Henry Nemo

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Henry Nemo (June 8, 1909 – November 26, 1999)[1] was a musician, songwriter, and actor in Hollywood films who had a reputation as a hipster.

Band leading[edit]

In 1941, Nemo formed his own 19-piece band. The group featured four Chinese women as singers. Playing on his nickname, "The Neme," the band's slogan was "Hit the Beam with the Neme."[2]

Musical compositions[edit]

Nemo's first hit composition was "I Let a Song Go Out of My Heart."[2] He also composed the song standards "Don't Take Your Love From Me" and "'Tis Autumn", both published in 1941. He also composed the incidental music and lyrics for the 1959 Broadway production of Saul Levitt's play The Andersonville Trial directed by José Ferrer and starring George C. Scott.[3]

Nemo worked with Frank Sinatra, Duke Ellington, Mildred Bailey, Tommy Dorsey. Artie Shaw recorded his song "Don't Take Your Love from Me" in 1941 with a band of mostly African-American musicians accompanying African-American vocalist Lena Horne. During his seven-decade career, Nemo lived in Los Angeles and New York City.


In 1989, Nemo appeared in The Plot Against Harry, a film made in 1969 by independent filmmakers Michael Roemer and Robert M. Young.[4][5]


Nemo is credited as having been the inspiration for the Starkist tuna advertising mascot, Charlie the Tuna.[6]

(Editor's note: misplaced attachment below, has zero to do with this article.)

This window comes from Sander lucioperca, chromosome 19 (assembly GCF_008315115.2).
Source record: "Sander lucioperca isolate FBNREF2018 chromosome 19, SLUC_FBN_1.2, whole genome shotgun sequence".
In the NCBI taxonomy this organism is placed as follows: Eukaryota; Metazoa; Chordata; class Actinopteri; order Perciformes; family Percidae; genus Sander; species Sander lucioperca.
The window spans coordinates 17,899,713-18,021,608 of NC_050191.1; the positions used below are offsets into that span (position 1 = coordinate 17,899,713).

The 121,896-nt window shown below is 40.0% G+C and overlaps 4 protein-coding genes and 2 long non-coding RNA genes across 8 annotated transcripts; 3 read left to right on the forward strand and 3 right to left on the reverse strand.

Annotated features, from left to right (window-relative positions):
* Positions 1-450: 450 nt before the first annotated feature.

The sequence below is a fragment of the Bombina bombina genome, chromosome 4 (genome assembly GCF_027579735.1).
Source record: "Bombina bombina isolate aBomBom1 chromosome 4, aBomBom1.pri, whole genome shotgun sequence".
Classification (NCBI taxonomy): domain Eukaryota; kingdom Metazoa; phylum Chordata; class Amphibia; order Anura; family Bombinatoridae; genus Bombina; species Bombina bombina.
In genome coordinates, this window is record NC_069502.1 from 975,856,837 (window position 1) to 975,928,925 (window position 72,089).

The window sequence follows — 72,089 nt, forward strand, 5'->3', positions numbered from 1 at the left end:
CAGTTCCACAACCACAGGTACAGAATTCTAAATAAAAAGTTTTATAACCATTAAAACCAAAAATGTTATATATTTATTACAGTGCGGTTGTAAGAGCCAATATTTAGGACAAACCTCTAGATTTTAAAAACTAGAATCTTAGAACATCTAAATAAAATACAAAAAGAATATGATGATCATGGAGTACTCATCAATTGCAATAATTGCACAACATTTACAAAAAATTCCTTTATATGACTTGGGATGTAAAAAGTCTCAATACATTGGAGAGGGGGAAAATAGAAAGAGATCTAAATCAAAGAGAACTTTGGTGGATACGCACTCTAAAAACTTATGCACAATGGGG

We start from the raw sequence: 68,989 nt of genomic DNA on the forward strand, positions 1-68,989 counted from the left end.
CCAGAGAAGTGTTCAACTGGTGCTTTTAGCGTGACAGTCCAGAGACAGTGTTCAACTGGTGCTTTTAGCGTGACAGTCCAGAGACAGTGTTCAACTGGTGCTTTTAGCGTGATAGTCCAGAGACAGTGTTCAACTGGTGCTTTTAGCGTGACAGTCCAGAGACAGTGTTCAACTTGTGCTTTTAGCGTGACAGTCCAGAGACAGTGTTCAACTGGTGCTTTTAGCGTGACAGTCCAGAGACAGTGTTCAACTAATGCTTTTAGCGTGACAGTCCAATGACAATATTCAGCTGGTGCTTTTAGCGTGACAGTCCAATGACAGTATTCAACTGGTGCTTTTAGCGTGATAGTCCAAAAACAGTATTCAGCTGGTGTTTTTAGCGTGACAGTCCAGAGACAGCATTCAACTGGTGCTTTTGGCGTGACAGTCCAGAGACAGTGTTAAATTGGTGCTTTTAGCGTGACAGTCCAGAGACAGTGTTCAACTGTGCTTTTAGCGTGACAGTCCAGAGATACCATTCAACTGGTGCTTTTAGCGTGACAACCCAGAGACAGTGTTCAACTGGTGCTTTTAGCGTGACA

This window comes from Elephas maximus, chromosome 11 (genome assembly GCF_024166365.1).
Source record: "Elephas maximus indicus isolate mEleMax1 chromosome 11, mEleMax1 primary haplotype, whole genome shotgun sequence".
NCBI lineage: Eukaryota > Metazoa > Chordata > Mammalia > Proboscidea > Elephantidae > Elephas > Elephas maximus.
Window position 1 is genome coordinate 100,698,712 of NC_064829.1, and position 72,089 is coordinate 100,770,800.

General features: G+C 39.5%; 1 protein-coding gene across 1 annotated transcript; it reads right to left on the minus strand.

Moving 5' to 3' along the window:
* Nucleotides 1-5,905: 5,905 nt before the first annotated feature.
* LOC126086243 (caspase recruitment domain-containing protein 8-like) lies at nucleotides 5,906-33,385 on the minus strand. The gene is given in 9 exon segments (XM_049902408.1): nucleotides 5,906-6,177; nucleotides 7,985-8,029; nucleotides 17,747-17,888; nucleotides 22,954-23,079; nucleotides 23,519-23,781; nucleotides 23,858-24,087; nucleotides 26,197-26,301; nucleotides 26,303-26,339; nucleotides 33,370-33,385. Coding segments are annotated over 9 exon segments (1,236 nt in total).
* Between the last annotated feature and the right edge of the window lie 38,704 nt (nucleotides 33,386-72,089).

Jazz memorabilia collection[edit]

Nemo's rare collection of jazz memorabilia documents 1930s music and his days at the Cotton Club, where he wrote the lyrics with Irving Mills and John Redmond for "I Let a Song Go Out of My Heart" (1938), with music by Duke Ellington. In Nemo's historical collection are photographs which he took at the Cotton Club, plus Cotton Club memorabilia and a 1939 telegram from Ellington to Nemo written in jive talk.


  1. ^ Social Security Death Index.
  2. ^ a b Lyons, Leonard (May 3, 1941). "Broadway Medley". Pennsylvania, Shamokin. Shamokin News-Dispatch. p. 4. Retrieved March 21, 2016 – via Newspapers.com. open access
  3. ^ The Andersonville Trial, Internet Broadway Database.
  4. ^ Vicki Vasilopoulos, "New Life for a 1964 Film" The New York Times (November 14, 2004). Retrieved October 20, 2011
  5. ^ "Festival de Cannes: The Plot Against Harry" Cannes Film Festival (1990). Retrieved October 21, 2011
  6. ^ Aaron, Jane (6 April 2017). "'Sorry, Charlie' reminiscent of 1940s yet steadily fades from modern speech". The Lincoln Journal. Archived from the original on 7 November 2017. Retrieved 1 November 2017.

External links[edit]